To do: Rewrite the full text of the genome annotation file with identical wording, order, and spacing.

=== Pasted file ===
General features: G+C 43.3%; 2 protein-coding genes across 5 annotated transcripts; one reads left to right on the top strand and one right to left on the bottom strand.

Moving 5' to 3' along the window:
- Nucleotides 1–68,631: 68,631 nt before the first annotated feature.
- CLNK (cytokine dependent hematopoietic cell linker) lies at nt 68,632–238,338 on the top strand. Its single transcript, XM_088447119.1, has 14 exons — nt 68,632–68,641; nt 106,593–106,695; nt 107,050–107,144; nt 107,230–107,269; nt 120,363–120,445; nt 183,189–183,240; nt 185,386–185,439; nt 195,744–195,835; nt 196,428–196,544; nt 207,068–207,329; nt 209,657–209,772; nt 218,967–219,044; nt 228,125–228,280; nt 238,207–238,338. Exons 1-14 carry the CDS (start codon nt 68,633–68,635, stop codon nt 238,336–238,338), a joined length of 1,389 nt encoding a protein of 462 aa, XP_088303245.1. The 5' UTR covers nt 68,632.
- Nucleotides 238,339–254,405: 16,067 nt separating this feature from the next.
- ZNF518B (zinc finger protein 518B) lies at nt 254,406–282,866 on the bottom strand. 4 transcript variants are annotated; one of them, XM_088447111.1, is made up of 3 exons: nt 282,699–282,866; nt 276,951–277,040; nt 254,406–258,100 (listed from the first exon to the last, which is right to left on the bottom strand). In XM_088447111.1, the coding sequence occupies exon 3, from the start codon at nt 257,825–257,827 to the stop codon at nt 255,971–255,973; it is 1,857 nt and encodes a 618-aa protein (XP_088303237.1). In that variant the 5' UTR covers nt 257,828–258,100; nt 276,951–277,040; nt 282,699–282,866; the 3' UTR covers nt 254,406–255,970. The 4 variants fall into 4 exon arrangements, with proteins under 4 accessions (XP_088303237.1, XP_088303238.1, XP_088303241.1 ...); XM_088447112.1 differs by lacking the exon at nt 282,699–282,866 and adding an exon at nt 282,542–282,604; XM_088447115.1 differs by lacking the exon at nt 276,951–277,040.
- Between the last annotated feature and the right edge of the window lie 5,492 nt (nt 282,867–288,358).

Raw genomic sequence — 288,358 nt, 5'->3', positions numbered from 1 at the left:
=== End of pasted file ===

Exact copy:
General features: G+C 43.3%; 2 protein-coding genes across 5 annotated transcripts; one reads left to right on the top strand and one right to left on the bottom strand.

Moving 5' to 3' along the window:
- Nucleotides 1–68,631: 68,631 nt before the first annotated feature.
- CLNK (cytokine dependent hematopoietic cell linker) lies at nt 68,632–238,338 on the top strand. Its single transcript, XM_088447119.1, has 14 exons — nt 68,632–68,641; nt 106,593–106,695; nt 107,050–107,144; nt 107,230–107,269; nt 120,363–120,445; nt 183,189–183,240; nt 185,386–185,439; nt 195,744–195,835; nt 196,428–196,544; nt 207,068–207,329; nt 209,657–209,772; nt 218,967–219,044; nt 228,125–228,280; nt 238,207–238,338. Exons 1-14 carry the CDS (start codon nt 68,633–68,635, stop codon nt 238,336–238,338), a joined length of 1,389 nt encoding a protein of 462 aa, XP_088303245.1. The 5' UTR covers nt 68,632.
- Nucleotides 238,339–254,405: 16,067 nt separating this feature from the next.
- ZNF518B (zinc finger protein 518B) lies at nt 254,406–282,866 on the bottom strand. 4 transcript variants are annotated; one of them, XM_088447111.1, is made up of 3 exons: nt 282,699–282,866; nt 276,951–277,040; nt 254,406–258,100 (listed from the first exon to the last, which is right to left on the bottom strand). In XM_088447111.1, the coding sequence occupies exon 3, from the start codon at nt 257,825–257,827 to the stop codon at nt 255,971–255,973; it is 1,857 nt and encodes a 618-aa protein (XP_088303237.1). In that variant the 5' UTR covers nt 257,828–258,100; nt 276,951–277,040; nt 282,699–282,866; the 3' UTR covers nt 254,406–255,970. The 4 variants fall into 4 exon arrangements, with proteins under 4 accessions (XP_088303237.1, XP_088303238.1, XP_088303241.1 ...); XM_088447112.1 differs by lacking the exon at nt 282,699–282,866 and adding an exon at nt 282,542–282,604; XM_088447115.1 differs by lacking the exon at nt 276,951–277,040.
- Between the last annotated feature and the right edge of the window lie 5,492 nt (nt 282,867–288,358).

Raw genomic sequence — 288,358 nt, 5'->3', positions numbered from 1 at the left: